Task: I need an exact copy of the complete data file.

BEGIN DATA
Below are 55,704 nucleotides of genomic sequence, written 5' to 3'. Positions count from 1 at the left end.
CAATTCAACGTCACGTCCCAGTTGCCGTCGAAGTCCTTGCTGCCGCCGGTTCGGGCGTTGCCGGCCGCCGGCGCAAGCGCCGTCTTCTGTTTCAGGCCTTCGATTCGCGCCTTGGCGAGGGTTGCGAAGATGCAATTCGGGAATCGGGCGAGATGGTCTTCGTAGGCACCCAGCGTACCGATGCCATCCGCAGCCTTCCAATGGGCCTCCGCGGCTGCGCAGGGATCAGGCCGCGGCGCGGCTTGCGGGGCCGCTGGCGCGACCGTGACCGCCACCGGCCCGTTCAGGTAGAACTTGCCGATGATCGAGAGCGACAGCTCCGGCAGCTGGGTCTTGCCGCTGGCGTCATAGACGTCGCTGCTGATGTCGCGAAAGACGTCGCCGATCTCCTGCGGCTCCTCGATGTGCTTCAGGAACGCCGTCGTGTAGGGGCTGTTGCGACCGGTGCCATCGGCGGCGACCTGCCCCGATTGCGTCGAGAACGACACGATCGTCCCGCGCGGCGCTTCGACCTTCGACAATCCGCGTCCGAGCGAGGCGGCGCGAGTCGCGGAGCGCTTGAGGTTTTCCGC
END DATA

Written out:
Below are 55,704 nucleotides of genomic sequence, written 5' to 3'. Positions count from 1 at the left end.
CAATTCAACGTCACGTCCCAGTTGCCGTCGAAGTCCTTGCTGCCGCCGGTTCGGGCGTTGCCGGCCGCCGGCGCAAGCGCCGTCTTCTGTTTCAGGCCTTCGATTCGCGCCTTGGCGAGGGTTGCGAAGATGCAATTCGGGAATCGGGCGAGATGGTCTTCGTAGGCACCCAGCGTACCGATGCCATCCGCAGCCTTCCAATGGGCCTCCGCGGCTGCGCAGGGATCAGGCCGCGGCGCGGCTTGCGGGGCCGCTGGCGCGACCGTGACCGCCACCGGCCCGTTCAGGTAGAACTTGCCGATGATCGAGAGCGACAGCTCCGGCAGCTGGGTCTTGCCGCTGGCGTCATAGACGTCGCTGCTGATGTCGCGAAAGACGTCGCCGATCTCCTGCGGCTCCTCGATGTGCTTCAGGAACGCCGTCGTGTAGGGGCTGTTGCGACCGGTGCCATCGGCGGCGACCTGCCCCGATTGCGTCGAGAACGACACGATCGTCCCGCGCGGCGCTTCGACCTTCGACAATCCGCGTCCGAGCGAGGCGGCGCGAGTCGCGGAGCGCTTGAGGTTTTCCGC